“Can a revoked license be reinstated?” If you are looking at this page, you are most likely either worried that your license to drive will be revoked or it already has been. While the consequences of not being able to drive may be dire, you may be eligible to get it back.
Suspension or Revocation of your License
It is important to understand that if you plead guilty to certain offenses or are found guilty of them, the effect on your ability to drive is automatic. The Michigan Secretary of State (SOS) has the sole responsibility to take action in a variety of situations and the actions that are required vary. You can find a chart showing all of the offenses that require action by the SOS and the action that is specifically required here.
According to the SOS website, your license may be revoked “when it is determined that you do not possess the physical, mental or other qualifications necessary to operate a motor vehicle safely.”
If you are or may be convicted of an offense that requires revocation of your license and if the revocation would be your first, the SOS will revoke your license for one year. If you have at least one prior revocation in the last seven years, the SOS will revoke your license for five years.
The good news is that Michigan law provides for you to have your driving privileges restored after the mandatory time has passed. The actions you take now and during the revocation period will better the odds that your license will be reinstated. Those actions will either increase the possibility of license restoration or decrease it.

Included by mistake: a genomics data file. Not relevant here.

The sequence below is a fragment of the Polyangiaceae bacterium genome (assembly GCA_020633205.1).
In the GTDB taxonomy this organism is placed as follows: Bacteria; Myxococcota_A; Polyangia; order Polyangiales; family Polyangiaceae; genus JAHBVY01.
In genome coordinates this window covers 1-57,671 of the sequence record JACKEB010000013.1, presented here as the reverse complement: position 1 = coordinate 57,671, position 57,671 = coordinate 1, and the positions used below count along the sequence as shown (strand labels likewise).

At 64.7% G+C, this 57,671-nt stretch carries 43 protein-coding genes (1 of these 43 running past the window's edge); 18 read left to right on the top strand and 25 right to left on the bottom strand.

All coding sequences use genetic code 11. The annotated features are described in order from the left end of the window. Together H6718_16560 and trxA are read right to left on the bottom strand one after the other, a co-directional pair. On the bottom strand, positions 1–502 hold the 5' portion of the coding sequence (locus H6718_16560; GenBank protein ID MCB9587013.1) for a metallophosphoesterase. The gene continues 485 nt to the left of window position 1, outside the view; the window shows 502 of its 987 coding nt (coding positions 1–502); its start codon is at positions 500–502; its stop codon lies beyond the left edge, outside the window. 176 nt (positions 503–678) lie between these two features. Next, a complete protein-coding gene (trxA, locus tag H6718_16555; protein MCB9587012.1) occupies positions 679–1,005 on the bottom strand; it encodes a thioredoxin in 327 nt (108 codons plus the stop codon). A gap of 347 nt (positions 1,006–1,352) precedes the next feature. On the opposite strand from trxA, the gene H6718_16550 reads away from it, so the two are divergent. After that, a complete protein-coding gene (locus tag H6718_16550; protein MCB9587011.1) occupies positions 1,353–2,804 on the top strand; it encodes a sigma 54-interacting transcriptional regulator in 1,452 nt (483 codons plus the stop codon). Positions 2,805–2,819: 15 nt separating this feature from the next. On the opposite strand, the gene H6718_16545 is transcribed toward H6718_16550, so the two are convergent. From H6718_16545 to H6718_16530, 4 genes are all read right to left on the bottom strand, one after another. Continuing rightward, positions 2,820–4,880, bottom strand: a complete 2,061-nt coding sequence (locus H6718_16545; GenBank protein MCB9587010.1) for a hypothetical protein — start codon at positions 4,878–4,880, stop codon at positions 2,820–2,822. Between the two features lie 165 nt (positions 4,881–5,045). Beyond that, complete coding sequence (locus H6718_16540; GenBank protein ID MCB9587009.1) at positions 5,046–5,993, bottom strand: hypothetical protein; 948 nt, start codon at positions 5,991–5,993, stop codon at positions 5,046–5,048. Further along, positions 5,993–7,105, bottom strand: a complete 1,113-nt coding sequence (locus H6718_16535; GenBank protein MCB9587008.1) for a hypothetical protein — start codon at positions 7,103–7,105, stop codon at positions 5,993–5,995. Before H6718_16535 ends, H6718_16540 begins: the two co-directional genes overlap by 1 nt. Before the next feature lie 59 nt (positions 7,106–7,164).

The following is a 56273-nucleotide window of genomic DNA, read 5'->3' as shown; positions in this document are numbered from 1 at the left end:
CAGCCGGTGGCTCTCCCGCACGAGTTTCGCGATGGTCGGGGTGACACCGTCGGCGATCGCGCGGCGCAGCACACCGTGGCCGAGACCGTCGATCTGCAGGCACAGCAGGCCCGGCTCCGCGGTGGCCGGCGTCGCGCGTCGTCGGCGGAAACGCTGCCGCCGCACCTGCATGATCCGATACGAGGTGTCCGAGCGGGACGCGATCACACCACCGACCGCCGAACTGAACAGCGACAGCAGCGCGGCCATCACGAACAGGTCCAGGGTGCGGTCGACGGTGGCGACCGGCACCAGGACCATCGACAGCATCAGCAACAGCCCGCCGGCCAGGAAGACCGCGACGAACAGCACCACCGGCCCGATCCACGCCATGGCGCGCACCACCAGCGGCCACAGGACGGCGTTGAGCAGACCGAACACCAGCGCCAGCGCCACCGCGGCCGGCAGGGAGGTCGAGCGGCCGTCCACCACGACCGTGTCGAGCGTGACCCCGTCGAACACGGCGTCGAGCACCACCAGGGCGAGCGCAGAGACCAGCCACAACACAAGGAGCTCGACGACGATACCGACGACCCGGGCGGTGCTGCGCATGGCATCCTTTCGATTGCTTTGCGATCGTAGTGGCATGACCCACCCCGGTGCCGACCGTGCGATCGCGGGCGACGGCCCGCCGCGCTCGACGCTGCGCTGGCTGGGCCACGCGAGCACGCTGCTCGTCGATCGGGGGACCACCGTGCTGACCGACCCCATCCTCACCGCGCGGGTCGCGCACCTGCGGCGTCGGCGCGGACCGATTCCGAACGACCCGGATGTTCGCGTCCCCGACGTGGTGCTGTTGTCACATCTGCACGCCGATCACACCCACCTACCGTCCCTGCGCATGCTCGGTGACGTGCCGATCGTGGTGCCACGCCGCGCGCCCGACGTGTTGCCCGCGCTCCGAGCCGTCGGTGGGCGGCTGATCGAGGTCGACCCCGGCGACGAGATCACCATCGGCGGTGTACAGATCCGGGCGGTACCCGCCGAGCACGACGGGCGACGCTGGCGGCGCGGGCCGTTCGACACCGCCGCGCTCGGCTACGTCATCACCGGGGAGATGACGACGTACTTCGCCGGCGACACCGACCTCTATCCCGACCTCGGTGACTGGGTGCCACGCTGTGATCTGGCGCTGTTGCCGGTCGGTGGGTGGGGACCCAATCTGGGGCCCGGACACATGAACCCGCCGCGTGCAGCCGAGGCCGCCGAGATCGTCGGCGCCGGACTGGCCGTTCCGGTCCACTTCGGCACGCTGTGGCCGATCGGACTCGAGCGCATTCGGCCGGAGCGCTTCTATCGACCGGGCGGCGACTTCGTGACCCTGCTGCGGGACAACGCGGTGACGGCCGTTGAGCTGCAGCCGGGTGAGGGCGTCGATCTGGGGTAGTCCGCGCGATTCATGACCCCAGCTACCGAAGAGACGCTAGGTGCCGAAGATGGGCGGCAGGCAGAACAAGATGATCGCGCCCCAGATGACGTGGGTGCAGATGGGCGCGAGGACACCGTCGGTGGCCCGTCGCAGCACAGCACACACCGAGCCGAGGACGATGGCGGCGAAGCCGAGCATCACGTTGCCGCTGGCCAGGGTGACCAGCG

This is particularly true if the conviction was for an alcohol-related or drug-related offense.
The Single Most Important Thing to Increase Your Chances of Having Your License Reinstated
If you are facing license revocation, you must take every possible step to create a picture of a person who can be trusted to drive again. As the SOS phrases it, the pivotal issue is, “whether the person can be considered a safe driver based upon documentary evidence and testimony.”
If the offense that resulted or may result in the SOS revoking your driving privileges involves alcohol or drugs, there are very specific factors they will look for when you apply for reinstatement. You can begin addressing those factors from almost the minute you are arrested or charged.
It is critical that you accept responsibility for your offense and begin taking steps to assure the SOS that you are worthy of having your license reinstated, and that you begin doing so now.
Restoring Your Driver’s License if your Offense(s) were Related to Substance Abuse
Your license will not be automatically reinstated at the end of the one-year or five-year revocation period. You must first attend a Driver Assessment reexamination. The reexamination includes “time for [a] driver assessment analyst to review your driver record and discuss your driving behavior with you.”
You may also have to pass vision and “knowledge tests” and/or a road test, but the reexamination will require you to prove that the “condition that caused your revocation is no longer present.”
The SOS stresses that the “pivotal issue” in seeking to restore a revoked license is “whether the person can be considered a safe driver based upon documentary evidence and testimony.”